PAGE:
Salcaja is just 15 minutes away from Xela and it is another premier city in which to purchase corte. We asked our friend and taxi driver, Jaime, to take us there last Saturday for their market day. Note the "Texas" signs along the street. Jaime tells us that 70% of the people in Salcaja go to the U.S. to work and send money back to family members in Guatemala. This was obviously a real sore spot with him, as he feels if you look for a job in Guatemala you can work and support your family as well as the local economy. Many people in Salcaja speak English because of their close association with the U.S.
We were a little uncertain as to how to keep our bearings and not get lost in an unfamiliar city, so we kept close track of landmarks as we made our way through the marketplace. Since I don't often need a cell phone, we only use Mike's, which can be a little disturbing when you're leery of becoming separated in a crowd.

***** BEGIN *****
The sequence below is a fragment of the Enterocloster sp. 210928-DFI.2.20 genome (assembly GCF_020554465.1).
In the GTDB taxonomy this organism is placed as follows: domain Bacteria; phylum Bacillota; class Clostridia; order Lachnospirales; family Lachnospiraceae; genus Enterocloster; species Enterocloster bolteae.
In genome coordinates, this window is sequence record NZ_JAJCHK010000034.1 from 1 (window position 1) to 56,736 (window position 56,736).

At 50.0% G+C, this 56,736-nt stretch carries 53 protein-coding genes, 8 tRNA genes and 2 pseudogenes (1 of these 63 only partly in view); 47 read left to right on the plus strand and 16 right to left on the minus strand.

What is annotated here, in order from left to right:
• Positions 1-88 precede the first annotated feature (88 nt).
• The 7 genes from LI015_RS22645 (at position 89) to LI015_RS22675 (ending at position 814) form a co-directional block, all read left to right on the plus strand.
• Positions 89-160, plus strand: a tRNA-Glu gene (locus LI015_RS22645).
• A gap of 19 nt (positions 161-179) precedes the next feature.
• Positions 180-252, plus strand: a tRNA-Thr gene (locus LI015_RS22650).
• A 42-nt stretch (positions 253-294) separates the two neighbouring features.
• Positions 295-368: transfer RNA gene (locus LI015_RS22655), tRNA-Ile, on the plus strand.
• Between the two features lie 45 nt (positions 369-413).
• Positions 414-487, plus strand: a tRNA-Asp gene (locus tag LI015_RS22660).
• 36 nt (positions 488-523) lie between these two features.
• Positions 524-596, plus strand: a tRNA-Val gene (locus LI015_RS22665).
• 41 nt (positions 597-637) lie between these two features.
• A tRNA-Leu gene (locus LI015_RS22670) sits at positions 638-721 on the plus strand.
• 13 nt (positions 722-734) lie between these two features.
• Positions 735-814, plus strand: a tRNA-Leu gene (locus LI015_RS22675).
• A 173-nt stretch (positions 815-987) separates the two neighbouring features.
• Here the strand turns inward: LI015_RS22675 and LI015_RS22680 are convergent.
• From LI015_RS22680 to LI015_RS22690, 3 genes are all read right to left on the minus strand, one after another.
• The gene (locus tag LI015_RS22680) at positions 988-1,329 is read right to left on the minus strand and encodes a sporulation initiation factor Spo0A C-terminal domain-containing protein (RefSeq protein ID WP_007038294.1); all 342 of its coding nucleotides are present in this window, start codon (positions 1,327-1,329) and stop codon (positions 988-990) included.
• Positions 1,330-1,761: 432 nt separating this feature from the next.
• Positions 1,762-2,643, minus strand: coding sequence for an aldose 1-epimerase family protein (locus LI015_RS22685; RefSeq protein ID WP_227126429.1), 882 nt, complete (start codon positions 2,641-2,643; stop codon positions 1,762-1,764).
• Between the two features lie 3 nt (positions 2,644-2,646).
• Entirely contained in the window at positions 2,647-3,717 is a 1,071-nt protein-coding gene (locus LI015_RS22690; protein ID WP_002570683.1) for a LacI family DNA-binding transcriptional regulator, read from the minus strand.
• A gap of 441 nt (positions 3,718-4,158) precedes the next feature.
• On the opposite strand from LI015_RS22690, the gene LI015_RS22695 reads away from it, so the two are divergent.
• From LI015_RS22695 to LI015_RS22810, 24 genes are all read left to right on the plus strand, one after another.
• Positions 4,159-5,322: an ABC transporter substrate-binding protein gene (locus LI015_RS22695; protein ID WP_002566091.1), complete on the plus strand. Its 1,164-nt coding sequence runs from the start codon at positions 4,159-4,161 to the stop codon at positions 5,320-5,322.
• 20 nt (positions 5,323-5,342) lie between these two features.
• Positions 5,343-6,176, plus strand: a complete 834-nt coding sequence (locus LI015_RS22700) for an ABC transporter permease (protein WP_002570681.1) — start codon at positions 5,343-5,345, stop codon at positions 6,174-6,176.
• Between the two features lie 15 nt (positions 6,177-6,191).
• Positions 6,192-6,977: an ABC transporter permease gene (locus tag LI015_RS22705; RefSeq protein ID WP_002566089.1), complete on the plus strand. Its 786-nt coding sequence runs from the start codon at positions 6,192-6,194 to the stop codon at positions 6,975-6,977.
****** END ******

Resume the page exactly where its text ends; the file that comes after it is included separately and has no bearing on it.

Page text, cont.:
This is our new normal. The only thing I am not used to or comfortable with are the severely deformed people who beg in the marketplace and there simply isn't enough one can do to supply relief.
This little girl was helping set up shop and I desperately wanted her photo. Since you have to be cautious of taking children's photos here, I will sometimes pose near them to make it look legitimate.
This is a sample of the beautiful, traditional Guatemalan corte. The biggest problem is choosing from among all the lovely patterns and colors.
We were nearly ready to return to the first shop we had been in to purchase corte when I found this family's shop on the street. The fabric was just what I wanted, so we purchased it and asked the woman if she was the weaver. She said her son had woven our fabric, so we asked if we could have their photo. They were delighted to pose for us and even more so when they saw the picture in our camera. These sweet (and very close-knit) Guatemalan families have stolen my heart.